Experts believe the next frontier of the semiconductor and electronics industry in the Philippines, now mostly in assembly and test, is in integrated circuit (IC) design.

The Department of Trade and Industry said in a statement, professors Shuenn-Yuh Lee PhD and Cheng-Han Hsieh of the Taiwan-based National Cheng Kung University urged Filipino engineers to set up companies to encourage innovation in the IC design and establish a competitive digital niche in Asia.

Lee and Hsieh facilitated the 5th IC Design Training Program focusing on the importance of analog to digital and digital to analog converters.

Lee noted that home-grown engineers have increased their technical capability over the years. He further encouraged the trainees to innovate and even put up IC design start-ups to boost the digital revolution.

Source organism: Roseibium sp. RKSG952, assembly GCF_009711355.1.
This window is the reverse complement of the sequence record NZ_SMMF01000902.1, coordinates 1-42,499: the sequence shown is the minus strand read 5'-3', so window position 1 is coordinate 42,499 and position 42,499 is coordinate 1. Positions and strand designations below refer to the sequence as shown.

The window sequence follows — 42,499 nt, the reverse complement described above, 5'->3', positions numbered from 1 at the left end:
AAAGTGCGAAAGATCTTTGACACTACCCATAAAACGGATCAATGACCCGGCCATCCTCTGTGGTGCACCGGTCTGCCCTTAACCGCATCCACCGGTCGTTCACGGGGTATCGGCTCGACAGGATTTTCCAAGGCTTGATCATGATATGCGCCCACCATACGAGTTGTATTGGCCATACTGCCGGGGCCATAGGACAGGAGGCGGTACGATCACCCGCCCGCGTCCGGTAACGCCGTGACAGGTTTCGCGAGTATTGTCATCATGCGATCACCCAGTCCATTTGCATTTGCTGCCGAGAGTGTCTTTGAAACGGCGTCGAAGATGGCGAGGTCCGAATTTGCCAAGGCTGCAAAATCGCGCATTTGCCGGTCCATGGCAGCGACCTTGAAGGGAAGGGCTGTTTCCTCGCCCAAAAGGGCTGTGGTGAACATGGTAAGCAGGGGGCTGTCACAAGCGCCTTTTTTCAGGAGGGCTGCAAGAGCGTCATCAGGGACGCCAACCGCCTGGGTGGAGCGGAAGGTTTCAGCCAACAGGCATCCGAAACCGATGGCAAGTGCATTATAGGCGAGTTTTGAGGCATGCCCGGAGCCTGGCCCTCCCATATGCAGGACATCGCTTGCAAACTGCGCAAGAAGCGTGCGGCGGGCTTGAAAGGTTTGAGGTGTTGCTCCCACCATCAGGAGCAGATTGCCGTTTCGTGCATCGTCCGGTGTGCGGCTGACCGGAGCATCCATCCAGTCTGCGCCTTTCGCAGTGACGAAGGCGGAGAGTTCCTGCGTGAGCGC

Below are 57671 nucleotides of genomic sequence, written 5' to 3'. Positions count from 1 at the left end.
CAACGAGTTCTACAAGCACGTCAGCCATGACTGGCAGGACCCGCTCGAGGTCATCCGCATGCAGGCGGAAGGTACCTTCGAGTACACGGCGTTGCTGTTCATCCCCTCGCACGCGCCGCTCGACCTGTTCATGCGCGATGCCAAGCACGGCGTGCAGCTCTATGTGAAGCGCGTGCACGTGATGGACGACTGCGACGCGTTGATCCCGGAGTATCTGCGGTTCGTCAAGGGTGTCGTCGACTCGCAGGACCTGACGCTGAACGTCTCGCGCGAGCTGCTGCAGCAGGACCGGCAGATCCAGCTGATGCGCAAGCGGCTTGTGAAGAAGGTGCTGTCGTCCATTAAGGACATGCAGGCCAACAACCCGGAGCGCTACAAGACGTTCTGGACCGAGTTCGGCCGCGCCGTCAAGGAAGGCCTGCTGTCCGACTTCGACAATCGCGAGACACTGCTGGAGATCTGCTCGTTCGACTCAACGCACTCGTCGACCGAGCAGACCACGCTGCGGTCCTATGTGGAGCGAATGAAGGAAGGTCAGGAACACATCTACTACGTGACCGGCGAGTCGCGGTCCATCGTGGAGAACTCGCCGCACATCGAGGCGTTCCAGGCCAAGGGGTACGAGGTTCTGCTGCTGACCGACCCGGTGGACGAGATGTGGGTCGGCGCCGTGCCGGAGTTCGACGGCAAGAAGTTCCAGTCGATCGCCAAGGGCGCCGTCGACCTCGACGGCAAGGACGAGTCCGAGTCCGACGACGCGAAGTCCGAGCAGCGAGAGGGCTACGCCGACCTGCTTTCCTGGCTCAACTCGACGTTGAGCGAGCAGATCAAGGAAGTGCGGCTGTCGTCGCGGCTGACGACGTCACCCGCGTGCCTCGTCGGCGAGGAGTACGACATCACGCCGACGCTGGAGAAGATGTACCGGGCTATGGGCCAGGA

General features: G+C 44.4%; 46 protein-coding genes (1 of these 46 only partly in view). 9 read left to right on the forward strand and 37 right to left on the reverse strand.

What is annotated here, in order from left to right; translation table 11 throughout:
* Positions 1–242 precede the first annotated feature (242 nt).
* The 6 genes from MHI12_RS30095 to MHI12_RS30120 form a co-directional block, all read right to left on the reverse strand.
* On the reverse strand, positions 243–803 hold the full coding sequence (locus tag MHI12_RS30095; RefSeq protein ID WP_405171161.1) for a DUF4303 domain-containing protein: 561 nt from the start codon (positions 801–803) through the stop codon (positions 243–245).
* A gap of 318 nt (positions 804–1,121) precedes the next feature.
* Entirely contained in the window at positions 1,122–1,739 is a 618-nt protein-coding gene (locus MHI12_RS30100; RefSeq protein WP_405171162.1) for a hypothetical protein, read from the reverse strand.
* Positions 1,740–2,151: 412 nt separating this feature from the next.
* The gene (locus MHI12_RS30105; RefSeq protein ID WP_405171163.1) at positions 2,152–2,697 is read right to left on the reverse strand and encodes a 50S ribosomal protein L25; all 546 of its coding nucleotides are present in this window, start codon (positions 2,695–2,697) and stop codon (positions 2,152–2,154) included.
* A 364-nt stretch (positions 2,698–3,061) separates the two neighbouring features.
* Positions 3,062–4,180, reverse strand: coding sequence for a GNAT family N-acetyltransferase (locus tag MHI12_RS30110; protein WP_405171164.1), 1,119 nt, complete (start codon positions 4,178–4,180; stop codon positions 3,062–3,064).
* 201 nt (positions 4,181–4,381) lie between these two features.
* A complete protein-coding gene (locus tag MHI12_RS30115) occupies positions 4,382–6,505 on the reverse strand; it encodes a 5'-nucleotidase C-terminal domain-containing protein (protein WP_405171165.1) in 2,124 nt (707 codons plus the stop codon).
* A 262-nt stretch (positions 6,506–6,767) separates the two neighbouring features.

IC design is an essential part of the Philippine semiconductor and electronics industry and involves use of the particular logic and circuit design techniques required to design integrated circuits that has various applications: amplifier, oscillator, timer, counter, computer memory, or microprocessor.

An IC, commonly called a chip microchip, is a semiconductor wafer where tiny resistors, capacitors, and transistors are fabricated. In 2013 alone, the industry accounted for 28 percent of the country’s GDP output or revenues in excess of $21 billion and employed some 4 million directly and indirectly.

The country’s electronics industry roadmap envisions the country as a globally competitive electronics hub by 2030 with investments of $10 billion, exports of $112 billion and direct and indirect employment of up to 24 million.

In the short and medium-terms, the country’s total exports are expected to top $37 billion by 2016 and $52 bilion by 2022.

Data from the Philippine Statistics Authority show the country’s electronics industry exported $16.28 billion from January to August 2014, a 5.2 percent increase from $15.28 billion in the same period last year.